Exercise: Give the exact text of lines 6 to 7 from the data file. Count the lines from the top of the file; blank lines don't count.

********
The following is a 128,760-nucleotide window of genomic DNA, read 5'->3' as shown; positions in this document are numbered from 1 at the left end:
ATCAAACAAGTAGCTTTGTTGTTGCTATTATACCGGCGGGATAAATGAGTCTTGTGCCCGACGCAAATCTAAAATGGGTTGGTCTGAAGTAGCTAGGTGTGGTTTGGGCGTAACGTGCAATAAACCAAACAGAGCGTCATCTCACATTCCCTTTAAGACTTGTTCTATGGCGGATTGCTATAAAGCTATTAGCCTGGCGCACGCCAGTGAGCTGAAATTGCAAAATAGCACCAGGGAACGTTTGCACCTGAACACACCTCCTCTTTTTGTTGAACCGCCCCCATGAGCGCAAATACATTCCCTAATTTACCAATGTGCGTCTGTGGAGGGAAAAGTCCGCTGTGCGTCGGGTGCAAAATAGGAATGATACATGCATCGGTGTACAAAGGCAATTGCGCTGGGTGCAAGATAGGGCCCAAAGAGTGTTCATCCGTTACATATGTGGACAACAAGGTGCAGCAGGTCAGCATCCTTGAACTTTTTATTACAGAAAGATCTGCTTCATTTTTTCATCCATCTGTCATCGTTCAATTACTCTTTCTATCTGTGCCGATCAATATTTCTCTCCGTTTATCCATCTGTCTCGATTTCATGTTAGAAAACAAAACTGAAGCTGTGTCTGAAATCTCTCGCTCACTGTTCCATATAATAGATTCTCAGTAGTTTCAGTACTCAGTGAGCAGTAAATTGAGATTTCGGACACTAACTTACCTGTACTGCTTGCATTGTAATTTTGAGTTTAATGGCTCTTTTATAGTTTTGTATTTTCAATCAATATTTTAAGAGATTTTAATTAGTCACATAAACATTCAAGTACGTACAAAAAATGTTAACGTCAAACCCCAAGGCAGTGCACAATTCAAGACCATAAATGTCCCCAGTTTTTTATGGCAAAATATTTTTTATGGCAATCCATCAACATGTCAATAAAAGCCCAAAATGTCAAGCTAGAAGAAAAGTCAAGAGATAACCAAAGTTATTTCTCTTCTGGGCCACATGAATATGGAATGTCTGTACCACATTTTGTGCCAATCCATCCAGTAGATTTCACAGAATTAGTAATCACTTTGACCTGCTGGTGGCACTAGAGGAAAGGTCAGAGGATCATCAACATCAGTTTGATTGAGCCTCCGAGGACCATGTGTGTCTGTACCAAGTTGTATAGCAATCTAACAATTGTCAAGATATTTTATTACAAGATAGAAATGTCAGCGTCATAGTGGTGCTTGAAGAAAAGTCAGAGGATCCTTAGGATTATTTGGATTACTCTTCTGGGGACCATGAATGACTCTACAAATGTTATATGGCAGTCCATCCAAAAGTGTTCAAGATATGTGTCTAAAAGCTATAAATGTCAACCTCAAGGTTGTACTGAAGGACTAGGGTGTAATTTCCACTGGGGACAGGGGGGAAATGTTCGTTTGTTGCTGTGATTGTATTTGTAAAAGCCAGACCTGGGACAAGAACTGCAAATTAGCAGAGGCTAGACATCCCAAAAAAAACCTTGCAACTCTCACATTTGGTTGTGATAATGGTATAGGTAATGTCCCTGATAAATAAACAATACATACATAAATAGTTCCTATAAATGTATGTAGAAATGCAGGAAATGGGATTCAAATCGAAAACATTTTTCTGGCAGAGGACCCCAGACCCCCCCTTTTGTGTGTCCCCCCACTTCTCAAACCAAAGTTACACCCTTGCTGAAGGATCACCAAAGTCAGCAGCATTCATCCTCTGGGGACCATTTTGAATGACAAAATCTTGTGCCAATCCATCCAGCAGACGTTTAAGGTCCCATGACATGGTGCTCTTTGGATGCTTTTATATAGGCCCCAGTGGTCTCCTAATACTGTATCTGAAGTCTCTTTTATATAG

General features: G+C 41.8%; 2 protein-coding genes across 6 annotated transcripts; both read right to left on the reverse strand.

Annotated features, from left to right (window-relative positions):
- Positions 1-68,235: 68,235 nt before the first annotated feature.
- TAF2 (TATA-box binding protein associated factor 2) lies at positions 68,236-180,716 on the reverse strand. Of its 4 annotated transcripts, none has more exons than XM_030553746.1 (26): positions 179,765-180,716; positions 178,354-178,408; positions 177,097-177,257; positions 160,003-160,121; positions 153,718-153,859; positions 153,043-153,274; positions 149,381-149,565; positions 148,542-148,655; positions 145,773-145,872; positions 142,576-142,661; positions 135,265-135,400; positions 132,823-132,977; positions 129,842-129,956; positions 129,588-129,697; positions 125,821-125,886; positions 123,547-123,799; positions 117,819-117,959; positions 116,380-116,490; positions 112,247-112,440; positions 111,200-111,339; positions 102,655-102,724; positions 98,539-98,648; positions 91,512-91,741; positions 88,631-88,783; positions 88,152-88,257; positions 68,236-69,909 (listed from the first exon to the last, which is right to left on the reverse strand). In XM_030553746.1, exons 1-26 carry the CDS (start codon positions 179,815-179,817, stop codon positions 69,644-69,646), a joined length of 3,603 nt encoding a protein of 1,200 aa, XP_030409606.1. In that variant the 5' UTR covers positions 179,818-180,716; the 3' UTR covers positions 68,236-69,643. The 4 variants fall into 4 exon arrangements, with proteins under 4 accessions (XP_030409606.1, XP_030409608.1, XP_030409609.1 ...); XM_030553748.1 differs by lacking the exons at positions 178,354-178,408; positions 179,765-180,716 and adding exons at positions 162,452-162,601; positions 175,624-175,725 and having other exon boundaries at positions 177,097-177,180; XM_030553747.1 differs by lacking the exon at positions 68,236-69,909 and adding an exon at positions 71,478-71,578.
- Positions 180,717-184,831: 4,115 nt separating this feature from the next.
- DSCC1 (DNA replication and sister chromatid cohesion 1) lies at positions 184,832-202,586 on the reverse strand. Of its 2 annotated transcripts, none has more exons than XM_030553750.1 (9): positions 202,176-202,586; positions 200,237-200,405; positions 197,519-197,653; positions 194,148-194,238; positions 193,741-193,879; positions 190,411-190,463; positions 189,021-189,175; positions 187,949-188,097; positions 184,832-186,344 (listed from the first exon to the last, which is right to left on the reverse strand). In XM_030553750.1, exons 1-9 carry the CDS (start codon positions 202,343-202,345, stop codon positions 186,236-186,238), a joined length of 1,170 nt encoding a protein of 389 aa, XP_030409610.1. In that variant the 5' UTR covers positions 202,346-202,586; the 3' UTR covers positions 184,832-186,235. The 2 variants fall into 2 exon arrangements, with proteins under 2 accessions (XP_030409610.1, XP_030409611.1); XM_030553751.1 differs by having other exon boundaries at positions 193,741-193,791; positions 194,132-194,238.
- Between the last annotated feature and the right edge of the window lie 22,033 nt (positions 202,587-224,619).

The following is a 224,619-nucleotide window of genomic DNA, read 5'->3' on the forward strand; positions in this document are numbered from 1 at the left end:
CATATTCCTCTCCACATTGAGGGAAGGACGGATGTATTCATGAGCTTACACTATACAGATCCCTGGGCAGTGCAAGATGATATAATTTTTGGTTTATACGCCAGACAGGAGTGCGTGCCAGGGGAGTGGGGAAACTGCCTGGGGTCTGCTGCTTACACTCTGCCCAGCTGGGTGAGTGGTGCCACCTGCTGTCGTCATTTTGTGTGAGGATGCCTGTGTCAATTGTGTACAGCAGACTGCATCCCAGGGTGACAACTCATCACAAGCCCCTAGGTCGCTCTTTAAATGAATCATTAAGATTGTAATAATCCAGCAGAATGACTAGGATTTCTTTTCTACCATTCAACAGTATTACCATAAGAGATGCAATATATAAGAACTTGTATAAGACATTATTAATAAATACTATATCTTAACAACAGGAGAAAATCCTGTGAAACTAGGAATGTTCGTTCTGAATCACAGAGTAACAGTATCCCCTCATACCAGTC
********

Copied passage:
- TAF2 (TATA-box binding protein associated factor 2) lies at positions 68,236-180,716 on the reverse strand. Of its 4 annotated transcripts, none has more exons than XM_030553746.1 (26): positions 179,765-180,716; positions 178,354-178,408; positions 177,097-177,257; positions 160,003-160,121; positions 153,718-153,859; positions 153,043-153,274; positions 149,381-149,565; positions 148,542-148,655; positions 145,773-145,872; positions 142,576-142,661; positions 135,265-135,400; positions 132,823-132,977; positions 129,842-129,956; positions 129,588-129,697; positions 125,821-125,886; positions 123,547-123,799; positions 117,819-117,959; positions 116,380-116,490; positions 112,247-112,440; positions 111,200-111,339; positions 102,655-102,724; positions 98,539-98,648; positions 91,512-91,741; positions 88,631-88,783; positions 88,152-88,257; positions 68,236-69,909 (listed from the first exon to the last, which is right to left on the reverse strand). In XM_030553746.1, exons 1-26 carry the CDS (start codon positions 179,815-179,817, stop codon positions 69,644-69,646), a joined length of 3,603 nt encoding a protein of 1,200 aa, XP_030409606.1. In that variant the 5' UTR covers positions 179,818-180,716; the 3' UTR covers positions 68,236-69,643. The 4 variants fall into 4 exon arrangements, with proteins under 4 accessions (XP_030409606.1, XP_030409608.1, XP_030409609.1 ...); XM_030553748.1 differs by lacking the exons at positions 178,354-178,408; positions 179,765-180,716 and adding exons at positions 162,452-162,601; positions 175,624-175,725 and having other exon boundaries at positions 177,097-177,180; XM_030553747.1 differs by lacking the exon at positions 68,236-69,909 and adding an exon at positions 71,478-71,578.
- Positions 180,717-184,831: 4,115 nt separating this feature from the next.